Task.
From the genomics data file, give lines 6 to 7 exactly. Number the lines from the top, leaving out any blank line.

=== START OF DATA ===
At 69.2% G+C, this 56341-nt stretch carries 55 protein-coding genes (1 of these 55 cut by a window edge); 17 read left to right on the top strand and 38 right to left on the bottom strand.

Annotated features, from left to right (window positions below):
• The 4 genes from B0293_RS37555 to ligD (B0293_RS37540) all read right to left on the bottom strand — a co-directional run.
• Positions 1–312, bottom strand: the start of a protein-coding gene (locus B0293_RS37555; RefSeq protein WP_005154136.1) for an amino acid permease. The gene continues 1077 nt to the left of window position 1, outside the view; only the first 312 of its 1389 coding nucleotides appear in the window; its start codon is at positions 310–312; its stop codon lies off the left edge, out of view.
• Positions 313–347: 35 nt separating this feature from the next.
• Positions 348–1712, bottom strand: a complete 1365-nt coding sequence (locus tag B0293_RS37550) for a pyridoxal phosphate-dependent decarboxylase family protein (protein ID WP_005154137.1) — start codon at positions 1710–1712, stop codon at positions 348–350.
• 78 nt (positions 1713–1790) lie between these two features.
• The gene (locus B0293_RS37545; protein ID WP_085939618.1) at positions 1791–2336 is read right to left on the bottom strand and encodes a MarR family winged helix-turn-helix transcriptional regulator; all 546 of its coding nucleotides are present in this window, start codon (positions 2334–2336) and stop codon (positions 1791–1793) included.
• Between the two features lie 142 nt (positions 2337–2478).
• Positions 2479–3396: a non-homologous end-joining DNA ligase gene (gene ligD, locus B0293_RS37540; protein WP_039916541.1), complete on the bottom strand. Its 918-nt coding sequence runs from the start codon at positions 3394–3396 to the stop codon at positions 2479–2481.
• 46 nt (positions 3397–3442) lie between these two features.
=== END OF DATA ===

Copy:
• Positions 348–1712, bottom strand: a complete 1365-nt coding sequence (locus tag B0293_RS37550) for a pyridoxal phosphate-dependent decarboxylase family protein (protein ID WP_005154137.1) — start codon at positions 1710–1712, stop codon at positions 348–350.
• 78 nt (positions 1713–1790) lie between these two features.